• <1> Archive: Devon County Council. Various. Devon SMR / HER records / parish files - Exmoor records. Site visit, Youell, 1972.
  • <2> Map: Ordnance Survey. 1892-1906. County Series, 2nd Edition 6 Inch Map. 1:10560. 1906, 15NW.
  • <3> Map: Ordnance Survey. 1963. 6 Inch Map: 1963.
  • <4> Unpublished document: Claughton, P.F.. 1989. Mining sites in North Devon, Bampfylde.
  • <5> Article in serial: Ramsden, J. V.. 1952. Notes on the Mines of Devonshire. Transactions of the Devonshire Association. 84. P. 89, Fig 1.
  • <6> Article in serial: Slee, A. H.. 1938. Some Dead Industries of North Devon. Transactions of the Devonshire Association. 70. 127. P. 127.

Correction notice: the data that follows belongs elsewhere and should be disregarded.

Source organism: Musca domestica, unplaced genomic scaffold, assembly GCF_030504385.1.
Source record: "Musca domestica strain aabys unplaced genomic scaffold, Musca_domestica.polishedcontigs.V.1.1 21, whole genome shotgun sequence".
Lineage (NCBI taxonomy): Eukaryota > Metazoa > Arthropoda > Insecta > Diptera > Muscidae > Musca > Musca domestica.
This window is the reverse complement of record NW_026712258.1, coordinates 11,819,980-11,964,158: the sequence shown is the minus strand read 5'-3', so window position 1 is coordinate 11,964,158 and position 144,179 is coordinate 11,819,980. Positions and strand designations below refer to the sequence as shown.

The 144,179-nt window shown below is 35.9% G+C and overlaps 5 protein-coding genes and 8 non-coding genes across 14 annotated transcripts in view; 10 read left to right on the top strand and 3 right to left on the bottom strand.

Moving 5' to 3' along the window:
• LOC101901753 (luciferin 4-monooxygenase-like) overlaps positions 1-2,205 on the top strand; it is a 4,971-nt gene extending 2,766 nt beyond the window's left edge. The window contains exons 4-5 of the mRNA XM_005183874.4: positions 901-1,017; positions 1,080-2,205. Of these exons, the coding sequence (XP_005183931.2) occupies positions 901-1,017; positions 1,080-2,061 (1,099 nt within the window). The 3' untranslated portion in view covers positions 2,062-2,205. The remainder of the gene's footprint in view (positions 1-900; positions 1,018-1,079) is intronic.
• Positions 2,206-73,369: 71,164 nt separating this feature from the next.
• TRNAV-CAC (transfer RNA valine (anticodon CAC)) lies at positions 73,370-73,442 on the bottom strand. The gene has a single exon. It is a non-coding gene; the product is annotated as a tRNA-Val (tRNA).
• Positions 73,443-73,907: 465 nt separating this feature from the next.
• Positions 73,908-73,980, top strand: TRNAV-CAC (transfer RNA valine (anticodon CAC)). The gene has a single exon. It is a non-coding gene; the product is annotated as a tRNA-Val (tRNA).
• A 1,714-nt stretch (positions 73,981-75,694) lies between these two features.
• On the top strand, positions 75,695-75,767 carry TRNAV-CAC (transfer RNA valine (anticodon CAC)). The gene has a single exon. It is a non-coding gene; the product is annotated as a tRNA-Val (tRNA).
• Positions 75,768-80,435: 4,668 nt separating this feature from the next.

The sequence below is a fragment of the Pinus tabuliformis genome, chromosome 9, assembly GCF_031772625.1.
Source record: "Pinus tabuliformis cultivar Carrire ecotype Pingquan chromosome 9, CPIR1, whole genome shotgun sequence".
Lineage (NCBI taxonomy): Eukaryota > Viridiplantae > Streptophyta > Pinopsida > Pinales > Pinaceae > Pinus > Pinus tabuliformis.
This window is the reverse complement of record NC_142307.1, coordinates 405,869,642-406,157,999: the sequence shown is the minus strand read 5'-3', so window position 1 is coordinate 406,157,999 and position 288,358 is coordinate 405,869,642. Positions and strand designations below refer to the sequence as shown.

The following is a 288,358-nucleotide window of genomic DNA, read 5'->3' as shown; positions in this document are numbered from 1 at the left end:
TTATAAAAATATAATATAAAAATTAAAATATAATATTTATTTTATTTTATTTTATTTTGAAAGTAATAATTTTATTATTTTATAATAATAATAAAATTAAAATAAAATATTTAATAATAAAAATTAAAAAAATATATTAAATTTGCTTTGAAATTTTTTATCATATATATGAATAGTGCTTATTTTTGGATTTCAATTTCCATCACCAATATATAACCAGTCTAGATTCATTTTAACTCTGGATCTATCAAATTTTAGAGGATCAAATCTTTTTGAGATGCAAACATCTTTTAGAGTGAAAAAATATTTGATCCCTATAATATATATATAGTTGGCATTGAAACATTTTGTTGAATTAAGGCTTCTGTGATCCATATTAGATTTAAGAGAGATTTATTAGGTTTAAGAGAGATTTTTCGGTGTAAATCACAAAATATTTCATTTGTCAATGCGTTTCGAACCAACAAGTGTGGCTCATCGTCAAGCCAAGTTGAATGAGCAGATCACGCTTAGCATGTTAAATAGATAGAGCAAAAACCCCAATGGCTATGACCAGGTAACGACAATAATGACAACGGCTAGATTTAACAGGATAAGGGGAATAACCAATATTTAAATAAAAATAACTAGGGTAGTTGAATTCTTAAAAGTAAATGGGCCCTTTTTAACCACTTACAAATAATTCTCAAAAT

• <7> Article in serial: Claughton, P.F.. 1973. The Metalliferous Mines of North Devon and Exmoor. Plymouth Mineral and Mining Club Journal. 4, Part 1. P. 7.
  • <8> Archive: Devon County Council. Various. Devon SMR / HER records / parish files - Exmoor records. Site visit, FM Griffith and Bowman, 1994.
  • <9> Report: Claughton, P. F.. 1993. A List of Mines in North Devon and West Somerset. P. 115,119.
  • <10> Article in serial: Wilson-North, R.. 1996. Recording the Iron Mines of Exmoor. Mining History: Bulletin PDMHS. The Archaeology of Mining and Metallurgy in South West-Britain. Mining History: bulletin PDMHS. 13, Number 2. 137-42. P. 137-42.
  • <11> Article in serial: Beer, P.. 1972. 16th report of the Geological Section. Transactions of the Devonshire Association. 104. 198-9. P. 198-9.
  • <12> Unpublished document: McDonnell, R.. 1980. Gazetteer of Sites in the Exmoor National Park Identified through Aerial Photography. SS7332A, SS7432A..